There is a stone in my shoe. A pebble? A grain of sand, more likely. I notice it as I walk to the car. I press my toe against it as I toss my purse and lunch bag on the front seat. I roll it back and forth as I fumble with my iPod in search of Peter Furler.
I am tired. Too tired, it seems, to slip off my black shoe and shake the pebble free. I have spent a week and a weekend dreaming. Hoping. The swift end of that hope has left me weary. And grateful. Do those two belong together? Weary gratitude?
I am not pregnant. I thought I was. I had myself (and The Len) convinced, and we strolled down a path familiar and not at the same time. It is a path somewhat overgrown from neglect. We held hands and in hushed tones (lest hope catch us in our foolishness) we marvelled at the very possibility.
Yeah. Not pregnant.
Let me catch you there as you prepare your fingers to post a comment with my name squished neatly between parentheses. I should like to be very clear that I’m not posting this for sympathy.
I want to encourage you instead, to keep dreaming. I want to suggest that dreaming is important because it softens and prepares the heart to be open to an alternative. Dreaming is crucial to the human heart – perhaps even more so to the Christian heart – because it makes an emphatic statement about who we believe God is: He is able and He is loving.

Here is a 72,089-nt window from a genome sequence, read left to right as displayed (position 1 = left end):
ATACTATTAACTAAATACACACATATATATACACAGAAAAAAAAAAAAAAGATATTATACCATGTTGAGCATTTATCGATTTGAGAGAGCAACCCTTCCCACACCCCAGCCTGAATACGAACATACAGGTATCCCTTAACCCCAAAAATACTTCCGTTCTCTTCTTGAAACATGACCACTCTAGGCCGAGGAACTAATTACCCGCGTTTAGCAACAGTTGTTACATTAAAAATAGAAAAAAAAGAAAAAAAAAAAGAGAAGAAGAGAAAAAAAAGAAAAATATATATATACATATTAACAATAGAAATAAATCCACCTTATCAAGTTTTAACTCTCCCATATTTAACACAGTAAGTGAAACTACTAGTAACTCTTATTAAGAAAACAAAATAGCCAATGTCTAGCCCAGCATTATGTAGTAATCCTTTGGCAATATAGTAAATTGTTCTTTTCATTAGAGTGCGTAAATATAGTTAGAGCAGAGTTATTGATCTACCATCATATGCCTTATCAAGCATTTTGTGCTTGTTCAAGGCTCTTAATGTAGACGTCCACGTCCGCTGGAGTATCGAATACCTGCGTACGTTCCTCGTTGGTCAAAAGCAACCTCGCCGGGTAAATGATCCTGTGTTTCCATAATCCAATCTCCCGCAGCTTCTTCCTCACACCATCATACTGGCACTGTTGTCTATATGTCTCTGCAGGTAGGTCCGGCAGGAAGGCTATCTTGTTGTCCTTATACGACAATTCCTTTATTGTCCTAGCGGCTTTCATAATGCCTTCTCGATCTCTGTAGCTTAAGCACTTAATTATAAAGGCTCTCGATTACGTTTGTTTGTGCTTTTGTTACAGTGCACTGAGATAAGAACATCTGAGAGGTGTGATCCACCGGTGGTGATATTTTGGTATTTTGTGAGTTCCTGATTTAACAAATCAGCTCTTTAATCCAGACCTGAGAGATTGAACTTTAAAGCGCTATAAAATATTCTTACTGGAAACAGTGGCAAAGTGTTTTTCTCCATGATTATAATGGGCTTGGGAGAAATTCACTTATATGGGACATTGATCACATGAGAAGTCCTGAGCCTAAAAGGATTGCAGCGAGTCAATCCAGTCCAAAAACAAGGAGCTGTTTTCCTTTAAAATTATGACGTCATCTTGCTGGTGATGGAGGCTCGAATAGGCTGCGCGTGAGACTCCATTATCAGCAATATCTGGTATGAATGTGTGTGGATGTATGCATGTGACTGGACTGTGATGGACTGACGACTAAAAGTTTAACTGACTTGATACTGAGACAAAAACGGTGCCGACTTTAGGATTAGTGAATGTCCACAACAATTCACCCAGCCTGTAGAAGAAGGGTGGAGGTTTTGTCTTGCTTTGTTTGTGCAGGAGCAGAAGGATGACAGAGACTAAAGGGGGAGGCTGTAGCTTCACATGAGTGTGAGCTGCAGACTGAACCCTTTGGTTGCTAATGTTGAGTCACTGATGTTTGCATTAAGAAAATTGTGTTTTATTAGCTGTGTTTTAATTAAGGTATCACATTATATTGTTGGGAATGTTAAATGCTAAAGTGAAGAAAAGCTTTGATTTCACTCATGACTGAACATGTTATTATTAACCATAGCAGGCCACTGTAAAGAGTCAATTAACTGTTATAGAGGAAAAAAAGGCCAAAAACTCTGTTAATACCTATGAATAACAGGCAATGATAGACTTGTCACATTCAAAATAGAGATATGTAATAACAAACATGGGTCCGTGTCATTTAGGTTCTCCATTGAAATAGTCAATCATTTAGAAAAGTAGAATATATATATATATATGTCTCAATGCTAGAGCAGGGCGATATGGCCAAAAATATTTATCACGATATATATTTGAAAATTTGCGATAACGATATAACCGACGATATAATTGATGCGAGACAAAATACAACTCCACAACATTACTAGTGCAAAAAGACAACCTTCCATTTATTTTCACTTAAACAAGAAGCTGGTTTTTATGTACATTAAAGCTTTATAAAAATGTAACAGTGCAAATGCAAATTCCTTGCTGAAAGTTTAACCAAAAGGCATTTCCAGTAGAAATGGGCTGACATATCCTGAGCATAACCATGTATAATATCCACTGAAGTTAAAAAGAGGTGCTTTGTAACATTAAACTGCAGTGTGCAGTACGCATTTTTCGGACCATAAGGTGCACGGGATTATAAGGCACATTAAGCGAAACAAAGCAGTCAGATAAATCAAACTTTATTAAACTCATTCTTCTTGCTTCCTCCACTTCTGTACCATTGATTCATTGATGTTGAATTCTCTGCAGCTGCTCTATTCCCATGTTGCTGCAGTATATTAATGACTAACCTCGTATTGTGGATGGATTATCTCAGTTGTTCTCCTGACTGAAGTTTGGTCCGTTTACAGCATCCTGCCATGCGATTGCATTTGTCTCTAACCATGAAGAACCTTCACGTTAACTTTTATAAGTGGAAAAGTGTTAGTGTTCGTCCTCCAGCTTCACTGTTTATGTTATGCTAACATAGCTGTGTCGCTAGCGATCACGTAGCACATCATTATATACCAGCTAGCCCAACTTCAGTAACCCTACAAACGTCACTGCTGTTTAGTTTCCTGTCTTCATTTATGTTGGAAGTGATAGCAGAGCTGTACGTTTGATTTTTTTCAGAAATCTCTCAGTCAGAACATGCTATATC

He is able to satisfy our deepest dreams. And in His love and infinite wisdom, sometimes He asks us to relinquish those dreams. Maybe to protect us. Maybe to show us something better. Maybe for a reason we’ll never know this side of grace.
I will not look back on this past week and cling only of the sorrow of a negative pregnancy test. (I may gripe a bit at how expensive they are, however…) I will cherish the chance to stand within a life loved deeply and dream of the alternative. I will linger over the memories of quiet conversations and misty eyes and know that it was right to dream. It was right to quietly confess that regardless of the direction our life was taking God is good.
There is a stone I keep in my shoe. Metaphorically speaking, you’ll understand. It is the grain of sand that reminds me that this life we love rose up miraculously to meet us on the path. It is the quiet niggling of truth that refuses to let us forget that peace, joy and wonder tore free from the ashes of grief and made something beautiful.
I’m on the highway now. The pebble has slipped out of reach and Peter Furler sings, ‘Glory to the King! The King of everything!’ Somewhere between home and this stretch of road that snakes elegantly beside a placid Lake Ontario my heart has become a little less weary. And abundantly more grateful.
What about you? Are you revelling in a dream right now?